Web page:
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Authorities have brought federal charges against the JetBlue captain who flipped out during a flight heading to Las Vegas.
The JetBlue pilot, Clayton Osbon, 49, was formally charged with interfering with a flight crew, CBS News reports. JetBlue Airways has also suspended Osbon, who is a 12-year employee with the airline.
If convicted, Osbon could face stiff penalties for his actions.
The federal criminal complaint reveals that Osbon was charged with violating 49 U.S.C. Section 46504. In essence, the statute makes it a federal crime to assault, intimidate, or otherwise disrupt any flight crew member from performing their job.
If found guilty, he could be fined up to $250,000, imprisoned for 20 years, or both. In addition, if Osbon is found to have used a deadly weapon against the JetBlue crew, he could also get life in prison.
Osbon appears to have an uphill battle if he wants to be cleared of the charges, based on media reports of the incident.
Osbon was supposed to be piloting a JetBlue flight from New York to Las Vegas. He reportedly screamed about a bomb being on board the airplane after he left the cockpit, USA Today reports.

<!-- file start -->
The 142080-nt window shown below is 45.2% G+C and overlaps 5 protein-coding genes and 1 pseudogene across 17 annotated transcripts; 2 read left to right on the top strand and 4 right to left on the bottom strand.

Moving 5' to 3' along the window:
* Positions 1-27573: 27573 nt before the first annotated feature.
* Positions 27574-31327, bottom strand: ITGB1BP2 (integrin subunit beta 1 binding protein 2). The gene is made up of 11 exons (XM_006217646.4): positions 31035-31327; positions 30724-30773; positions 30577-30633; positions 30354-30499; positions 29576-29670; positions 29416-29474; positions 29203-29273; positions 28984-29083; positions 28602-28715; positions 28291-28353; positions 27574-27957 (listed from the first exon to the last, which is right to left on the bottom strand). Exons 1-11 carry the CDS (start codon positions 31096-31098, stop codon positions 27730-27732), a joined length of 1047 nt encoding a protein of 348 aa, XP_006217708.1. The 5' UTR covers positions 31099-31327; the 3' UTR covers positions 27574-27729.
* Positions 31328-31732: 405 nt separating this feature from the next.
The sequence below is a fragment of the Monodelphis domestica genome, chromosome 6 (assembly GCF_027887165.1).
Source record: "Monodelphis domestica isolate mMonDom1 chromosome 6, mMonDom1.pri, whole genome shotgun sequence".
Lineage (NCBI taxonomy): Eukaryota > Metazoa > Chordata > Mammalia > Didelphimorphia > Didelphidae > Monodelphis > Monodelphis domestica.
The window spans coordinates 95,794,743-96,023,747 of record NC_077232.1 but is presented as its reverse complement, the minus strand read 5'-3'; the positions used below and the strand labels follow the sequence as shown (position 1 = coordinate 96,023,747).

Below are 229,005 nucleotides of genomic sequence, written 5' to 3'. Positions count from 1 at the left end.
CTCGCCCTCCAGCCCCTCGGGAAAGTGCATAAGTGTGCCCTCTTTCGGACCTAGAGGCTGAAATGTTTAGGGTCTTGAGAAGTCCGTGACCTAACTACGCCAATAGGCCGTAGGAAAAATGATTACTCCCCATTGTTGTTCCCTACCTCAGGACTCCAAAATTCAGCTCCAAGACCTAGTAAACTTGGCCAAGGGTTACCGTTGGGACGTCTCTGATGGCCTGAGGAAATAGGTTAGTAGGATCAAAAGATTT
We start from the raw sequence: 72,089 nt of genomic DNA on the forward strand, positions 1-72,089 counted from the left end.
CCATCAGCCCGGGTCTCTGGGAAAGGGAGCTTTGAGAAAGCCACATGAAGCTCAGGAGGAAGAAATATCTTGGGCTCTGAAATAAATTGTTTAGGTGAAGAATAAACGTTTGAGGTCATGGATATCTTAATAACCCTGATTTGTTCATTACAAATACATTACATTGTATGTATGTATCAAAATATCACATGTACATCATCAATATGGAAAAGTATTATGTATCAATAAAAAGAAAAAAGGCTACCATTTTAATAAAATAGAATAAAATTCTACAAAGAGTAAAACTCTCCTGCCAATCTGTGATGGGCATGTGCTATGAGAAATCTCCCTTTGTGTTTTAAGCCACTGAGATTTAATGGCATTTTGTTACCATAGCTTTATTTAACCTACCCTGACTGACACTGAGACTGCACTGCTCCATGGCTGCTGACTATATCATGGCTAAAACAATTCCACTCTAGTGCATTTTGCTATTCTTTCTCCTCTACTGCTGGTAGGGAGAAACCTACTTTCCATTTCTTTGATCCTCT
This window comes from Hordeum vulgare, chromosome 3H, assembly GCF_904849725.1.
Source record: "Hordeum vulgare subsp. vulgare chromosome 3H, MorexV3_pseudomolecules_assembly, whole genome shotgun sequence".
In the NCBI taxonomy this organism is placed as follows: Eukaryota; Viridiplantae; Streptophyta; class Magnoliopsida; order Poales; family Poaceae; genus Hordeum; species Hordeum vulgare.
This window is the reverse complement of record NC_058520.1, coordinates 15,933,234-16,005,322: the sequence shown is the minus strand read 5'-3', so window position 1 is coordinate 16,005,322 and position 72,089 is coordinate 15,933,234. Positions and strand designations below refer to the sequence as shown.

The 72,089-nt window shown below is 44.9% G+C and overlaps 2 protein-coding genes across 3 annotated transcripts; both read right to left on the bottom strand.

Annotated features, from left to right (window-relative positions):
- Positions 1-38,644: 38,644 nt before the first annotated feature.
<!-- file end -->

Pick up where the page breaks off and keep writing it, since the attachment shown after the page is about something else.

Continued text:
Osbon then allegedly attempted to enter a locked bathroom onboard the plane before running up and down the aisles. He was ultimately restrained after his JetBlue co-pilot requested passengers prevent Osbon from re-entering the locked cockpit.
If true, this evidence could prove quite damaging for Osbon.
Although it's too early to tell, Osbon best chance of remaining free may be an insanity defense. A FBI affidavit reveals that Osbon may have been suffering from some sort of religious mania.
Traditionally, federal courts have employed the M'Naghten Rule when it comes to determining whether a defendant is insane. A sort of legal test, the M'Naghten Rule would require Osbon to show that a mental illness made it impossible for him to understand what he was doing or that his actions were wrong. That is, if he were to pursue such an insanity defense.
For now, the JetBlue captain remains in police custody while prosecutors decide the next step to take in his federal charges.